Tuned In: 'The New Normal' is at its funniest when concentrating on outrageous characters
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There's definite bite to the humor in NBC's "The New Normal," and that's sure to attract as many viewers as it will repel.
This single-camera comedy (re: no laugh track), with a pilot script by series creators Ryan Murphy ("Glee," "American Horror Story") and Ali Adler ("Glee," "Chuck"), follows gay couple Bryan (Andrew Rannells, "Girls," "The Book of Mormon") and David (Justin Bartha, "The Hangover") as they plan to have a child via a surrogate.
Perhaps "plan" is not the right word. In "The New Normal" (preview at 10 tonight, WPXI; time slot premiere 9:30 p.m. Tuesday), stereotypes dominate, for both the gay characters and the homophobes. So Bryan is depicted as a fashion-obsessed gay who decides he wants a child only after encountering "a miniature person whose skin was flawless" during a shopping excursion. His more down-to-earth, doctor partner, David, eventually gets on board with the idea after an outing to a park where all sorts of nontraditional families (late-in-life single mom, deaf couple, little person mother) trot through in a montage sequence.
"Face it, honey," Bryan says. "Abnormal is the new normal."
Bryan and David are on a collision course with Goldie (Georgia King, "One Day"), a single mother who escapes her dead-end Ohio life and the bigoted grandmother (Ellen Barkin) who raised her after stealing Nana's car and driving across the country with her preternaturally mature 8-year-old daughter in tow.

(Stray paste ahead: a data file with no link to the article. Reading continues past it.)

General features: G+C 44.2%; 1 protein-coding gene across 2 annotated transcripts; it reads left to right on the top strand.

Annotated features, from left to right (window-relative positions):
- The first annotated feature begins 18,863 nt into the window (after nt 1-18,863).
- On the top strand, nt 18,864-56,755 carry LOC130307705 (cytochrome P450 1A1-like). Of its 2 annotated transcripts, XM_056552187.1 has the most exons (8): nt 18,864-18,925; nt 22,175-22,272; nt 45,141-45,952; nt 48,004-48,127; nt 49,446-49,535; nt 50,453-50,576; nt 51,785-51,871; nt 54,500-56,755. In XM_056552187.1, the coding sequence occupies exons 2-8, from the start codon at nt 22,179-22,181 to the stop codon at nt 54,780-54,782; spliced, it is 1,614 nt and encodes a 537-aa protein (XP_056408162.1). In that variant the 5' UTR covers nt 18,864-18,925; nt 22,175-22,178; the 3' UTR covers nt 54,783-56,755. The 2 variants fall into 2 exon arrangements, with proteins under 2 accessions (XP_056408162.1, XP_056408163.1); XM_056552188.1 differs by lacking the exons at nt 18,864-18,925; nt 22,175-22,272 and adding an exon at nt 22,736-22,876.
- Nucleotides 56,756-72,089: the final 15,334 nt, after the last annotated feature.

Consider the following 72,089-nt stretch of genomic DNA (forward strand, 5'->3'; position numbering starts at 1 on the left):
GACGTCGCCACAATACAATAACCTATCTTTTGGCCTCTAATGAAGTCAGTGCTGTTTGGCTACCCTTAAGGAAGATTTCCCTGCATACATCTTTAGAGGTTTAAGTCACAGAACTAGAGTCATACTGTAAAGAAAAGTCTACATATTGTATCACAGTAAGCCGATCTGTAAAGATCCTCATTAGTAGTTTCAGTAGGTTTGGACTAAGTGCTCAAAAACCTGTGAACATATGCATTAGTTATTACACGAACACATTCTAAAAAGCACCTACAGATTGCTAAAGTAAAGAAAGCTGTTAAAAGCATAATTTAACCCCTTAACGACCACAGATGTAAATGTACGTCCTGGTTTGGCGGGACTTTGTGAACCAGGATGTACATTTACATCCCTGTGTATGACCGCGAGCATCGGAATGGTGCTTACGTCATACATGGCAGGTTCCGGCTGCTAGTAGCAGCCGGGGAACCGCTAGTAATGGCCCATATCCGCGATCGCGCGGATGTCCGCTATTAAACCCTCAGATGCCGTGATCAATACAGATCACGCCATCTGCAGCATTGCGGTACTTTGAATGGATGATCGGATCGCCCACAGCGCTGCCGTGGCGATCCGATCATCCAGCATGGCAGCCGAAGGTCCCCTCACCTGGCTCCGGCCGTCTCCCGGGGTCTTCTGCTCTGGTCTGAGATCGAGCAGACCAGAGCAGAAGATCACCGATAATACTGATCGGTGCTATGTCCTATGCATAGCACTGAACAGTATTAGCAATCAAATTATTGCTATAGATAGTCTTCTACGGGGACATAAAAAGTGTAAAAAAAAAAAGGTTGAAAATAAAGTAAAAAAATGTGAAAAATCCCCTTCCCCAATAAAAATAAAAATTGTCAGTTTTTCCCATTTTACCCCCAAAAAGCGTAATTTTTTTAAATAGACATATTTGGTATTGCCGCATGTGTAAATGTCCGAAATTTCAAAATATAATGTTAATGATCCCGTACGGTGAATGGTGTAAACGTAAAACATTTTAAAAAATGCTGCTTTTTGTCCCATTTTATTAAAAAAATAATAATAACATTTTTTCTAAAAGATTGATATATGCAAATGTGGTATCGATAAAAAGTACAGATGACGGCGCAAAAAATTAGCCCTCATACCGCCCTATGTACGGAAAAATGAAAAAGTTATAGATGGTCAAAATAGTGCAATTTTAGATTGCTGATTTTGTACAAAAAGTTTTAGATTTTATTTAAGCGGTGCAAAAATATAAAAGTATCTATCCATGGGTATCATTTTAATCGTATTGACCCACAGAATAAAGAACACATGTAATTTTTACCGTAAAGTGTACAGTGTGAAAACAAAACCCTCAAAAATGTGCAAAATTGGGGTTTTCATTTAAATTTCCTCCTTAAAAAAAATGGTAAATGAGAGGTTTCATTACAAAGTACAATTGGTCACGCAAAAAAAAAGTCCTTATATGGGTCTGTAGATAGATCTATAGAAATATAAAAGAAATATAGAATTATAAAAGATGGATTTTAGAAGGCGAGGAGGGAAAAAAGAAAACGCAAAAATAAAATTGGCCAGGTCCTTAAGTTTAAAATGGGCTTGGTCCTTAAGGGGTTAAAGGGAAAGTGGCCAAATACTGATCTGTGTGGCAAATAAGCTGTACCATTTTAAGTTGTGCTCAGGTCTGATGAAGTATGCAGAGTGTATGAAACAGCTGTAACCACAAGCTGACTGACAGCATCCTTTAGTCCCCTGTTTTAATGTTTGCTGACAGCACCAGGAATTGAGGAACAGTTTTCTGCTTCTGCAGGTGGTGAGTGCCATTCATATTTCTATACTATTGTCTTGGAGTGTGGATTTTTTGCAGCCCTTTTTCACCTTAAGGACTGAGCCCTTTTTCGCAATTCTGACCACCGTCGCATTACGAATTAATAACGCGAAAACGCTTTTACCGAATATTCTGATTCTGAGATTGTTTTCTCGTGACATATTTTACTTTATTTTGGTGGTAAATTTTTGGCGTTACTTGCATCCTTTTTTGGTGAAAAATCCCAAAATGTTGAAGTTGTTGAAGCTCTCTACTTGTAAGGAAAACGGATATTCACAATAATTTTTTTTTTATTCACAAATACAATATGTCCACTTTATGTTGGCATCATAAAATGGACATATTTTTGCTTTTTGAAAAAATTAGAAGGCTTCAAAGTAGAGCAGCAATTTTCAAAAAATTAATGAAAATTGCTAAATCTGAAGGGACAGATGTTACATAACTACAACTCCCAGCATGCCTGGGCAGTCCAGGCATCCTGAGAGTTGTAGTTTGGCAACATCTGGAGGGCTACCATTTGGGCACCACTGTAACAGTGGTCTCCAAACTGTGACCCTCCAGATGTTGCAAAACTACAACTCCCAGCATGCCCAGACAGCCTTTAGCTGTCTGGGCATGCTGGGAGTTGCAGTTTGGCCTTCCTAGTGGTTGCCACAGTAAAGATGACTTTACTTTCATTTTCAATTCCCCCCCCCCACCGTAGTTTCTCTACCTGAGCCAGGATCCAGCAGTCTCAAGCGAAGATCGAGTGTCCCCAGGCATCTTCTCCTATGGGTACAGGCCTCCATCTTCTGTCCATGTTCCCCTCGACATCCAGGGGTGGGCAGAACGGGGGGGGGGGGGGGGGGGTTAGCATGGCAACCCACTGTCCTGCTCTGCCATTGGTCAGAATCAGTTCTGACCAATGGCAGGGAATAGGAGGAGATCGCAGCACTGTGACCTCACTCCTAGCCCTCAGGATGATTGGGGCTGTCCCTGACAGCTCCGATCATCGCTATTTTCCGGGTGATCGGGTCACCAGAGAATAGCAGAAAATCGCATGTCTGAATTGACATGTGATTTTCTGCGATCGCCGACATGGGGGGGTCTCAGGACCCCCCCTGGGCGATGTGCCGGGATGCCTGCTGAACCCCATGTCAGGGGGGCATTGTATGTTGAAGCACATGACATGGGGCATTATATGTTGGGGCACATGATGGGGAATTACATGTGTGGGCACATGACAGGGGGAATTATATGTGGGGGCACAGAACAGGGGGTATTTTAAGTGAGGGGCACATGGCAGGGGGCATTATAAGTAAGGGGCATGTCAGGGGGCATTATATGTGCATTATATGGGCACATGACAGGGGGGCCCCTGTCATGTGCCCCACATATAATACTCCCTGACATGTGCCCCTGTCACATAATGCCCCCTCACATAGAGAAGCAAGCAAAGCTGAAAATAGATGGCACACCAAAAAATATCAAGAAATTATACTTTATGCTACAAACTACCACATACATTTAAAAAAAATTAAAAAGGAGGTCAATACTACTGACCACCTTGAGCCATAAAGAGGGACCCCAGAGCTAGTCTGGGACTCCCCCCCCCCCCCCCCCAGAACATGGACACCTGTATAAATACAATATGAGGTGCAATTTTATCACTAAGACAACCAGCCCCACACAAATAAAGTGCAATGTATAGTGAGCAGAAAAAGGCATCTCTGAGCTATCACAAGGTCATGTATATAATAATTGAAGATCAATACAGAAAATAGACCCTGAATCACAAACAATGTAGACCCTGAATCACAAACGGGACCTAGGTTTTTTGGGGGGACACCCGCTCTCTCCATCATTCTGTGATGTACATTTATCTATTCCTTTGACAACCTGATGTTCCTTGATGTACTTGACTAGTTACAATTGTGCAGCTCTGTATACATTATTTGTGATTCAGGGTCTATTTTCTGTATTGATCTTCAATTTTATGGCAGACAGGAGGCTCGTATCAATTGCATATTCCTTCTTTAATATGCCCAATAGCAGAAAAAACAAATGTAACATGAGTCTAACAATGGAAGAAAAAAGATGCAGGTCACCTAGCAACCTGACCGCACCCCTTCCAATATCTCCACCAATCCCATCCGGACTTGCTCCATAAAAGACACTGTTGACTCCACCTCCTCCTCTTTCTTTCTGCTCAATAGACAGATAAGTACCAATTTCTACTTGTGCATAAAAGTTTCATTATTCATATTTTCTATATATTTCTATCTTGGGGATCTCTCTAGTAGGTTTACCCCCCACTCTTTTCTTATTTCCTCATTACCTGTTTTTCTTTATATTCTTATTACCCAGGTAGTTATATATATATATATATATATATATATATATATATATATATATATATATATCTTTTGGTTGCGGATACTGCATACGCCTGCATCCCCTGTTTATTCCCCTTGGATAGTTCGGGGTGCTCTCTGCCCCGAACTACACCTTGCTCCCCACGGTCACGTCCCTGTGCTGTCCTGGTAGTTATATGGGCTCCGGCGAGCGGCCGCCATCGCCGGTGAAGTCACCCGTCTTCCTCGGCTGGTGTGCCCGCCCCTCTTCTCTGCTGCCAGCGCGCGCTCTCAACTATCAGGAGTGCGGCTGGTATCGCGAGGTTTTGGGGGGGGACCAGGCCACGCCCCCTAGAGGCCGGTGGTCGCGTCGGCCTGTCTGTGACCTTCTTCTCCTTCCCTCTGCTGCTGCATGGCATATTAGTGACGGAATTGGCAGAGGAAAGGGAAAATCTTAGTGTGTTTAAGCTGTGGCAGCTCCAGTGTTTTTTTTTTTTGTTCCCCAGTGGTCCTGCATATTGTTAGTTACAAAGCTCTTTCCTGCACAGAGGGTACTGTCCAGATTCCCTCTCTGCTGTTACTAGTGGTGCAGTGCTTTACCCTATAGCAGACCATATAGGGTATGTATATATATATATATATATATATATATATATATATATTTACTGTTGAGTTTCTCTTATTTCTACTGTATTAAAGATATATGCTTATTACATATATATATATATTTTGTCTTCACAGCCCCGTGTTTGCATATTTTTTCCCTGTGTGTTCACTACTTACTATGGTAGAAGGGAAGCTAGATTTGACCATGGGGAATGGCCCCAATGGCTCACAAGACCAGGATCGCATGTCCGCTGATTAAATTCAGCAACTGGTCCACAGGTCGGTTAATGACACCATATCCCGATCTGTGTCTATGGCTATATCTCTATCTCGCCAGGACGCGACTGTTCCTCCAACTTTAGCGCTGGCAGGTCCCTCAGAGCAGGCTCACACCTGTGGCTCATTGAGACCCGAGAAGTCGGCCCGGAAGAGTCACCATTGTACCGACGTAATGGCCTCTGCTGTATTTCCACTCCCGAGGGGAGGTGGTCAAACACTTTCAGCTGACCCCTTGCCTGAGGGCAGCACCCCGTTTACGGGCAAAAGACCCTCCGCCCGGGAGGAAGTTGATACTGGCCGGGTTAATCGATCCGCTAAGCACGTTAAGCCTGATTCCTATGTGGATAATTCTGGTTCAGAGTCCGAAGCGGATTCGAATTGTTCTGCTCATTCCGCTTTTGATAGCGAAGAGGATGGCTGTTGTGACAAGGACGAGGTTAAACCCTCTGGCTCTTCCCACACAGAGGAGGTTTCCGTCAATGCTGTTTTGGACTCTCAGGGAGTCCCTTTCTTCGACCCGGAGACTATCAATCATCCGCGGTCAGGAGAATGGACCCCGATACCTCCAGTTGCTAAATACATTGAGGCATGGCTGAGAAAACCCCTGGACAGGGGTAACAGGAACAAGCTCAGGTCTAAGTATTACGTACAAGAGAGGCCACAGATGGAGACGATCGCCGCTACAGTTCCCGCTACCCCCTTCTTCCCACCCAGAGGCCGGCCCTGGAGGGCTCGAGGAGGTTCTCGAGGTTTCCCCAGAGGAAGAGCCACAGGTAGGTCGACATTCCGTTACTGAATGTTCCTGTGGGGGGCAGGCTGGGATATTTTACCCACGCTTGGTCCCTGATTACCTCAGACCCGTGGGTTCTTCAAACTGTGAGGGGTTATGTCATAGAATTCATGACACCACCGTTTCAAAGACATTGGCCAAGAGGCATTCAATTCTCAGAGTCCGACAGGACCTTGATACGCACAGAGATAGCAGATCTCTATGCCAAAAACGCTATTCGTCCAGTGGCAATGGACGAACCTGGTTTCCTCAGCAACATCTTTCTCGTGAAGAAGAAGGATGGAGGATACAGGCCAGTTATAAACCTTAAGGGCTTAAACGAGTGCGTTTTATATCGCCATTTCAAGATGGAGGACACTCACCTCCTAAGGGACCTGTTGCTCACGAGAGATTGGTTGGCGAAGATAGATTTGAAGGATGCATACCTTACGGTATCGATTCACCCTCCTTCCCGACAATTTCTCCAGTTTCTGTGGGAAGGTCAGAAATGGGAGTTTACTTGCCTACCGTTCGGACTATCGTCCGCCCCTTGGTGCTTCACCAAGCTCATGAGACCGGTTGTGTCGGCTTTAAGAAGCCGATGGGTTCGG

Just as Bryan typifies a gay stereotype, Ms. Barkin's Nana is depicted as a conservative stereotype, making snide remarks about gays, blacks and Asians.
"You people are so good at computers," Nana tells an Asian woman. "And thanks for helping us build the railroads."
To appreciate the humor in "The New Normal," a love of politically incorrect humor is essential, along with a willingness to see it applied to both liberal and conservative characters. Of course, the misbehavior of Nana stings more because she's mean and oblivious, whereas Bryan is simply a self-obsessed blithe spirit. Perhaps that's why NBC's Salt Lake City affiliate, which still refuses to air "Saturday Night Live," has declined to broadcast "The New Normal," a prudish decision at best, homophobic at worst.
"The New Normal" is at its funniest when it's most outrageous; other times it feels as if it might have worked better as a one-shot movie than a weekly TV series.
The "New Normal" pilot shifts its point of view pretty equally between Goldie and the gay couple, even though NBC is marketing the show more as "My Two Dads: The Next Generation." Given NBC's mandate for broader comedy, "The New Normal" will be an interesting test case to see how the show evolves going forward.
First Published September 10, 2012 12:00 am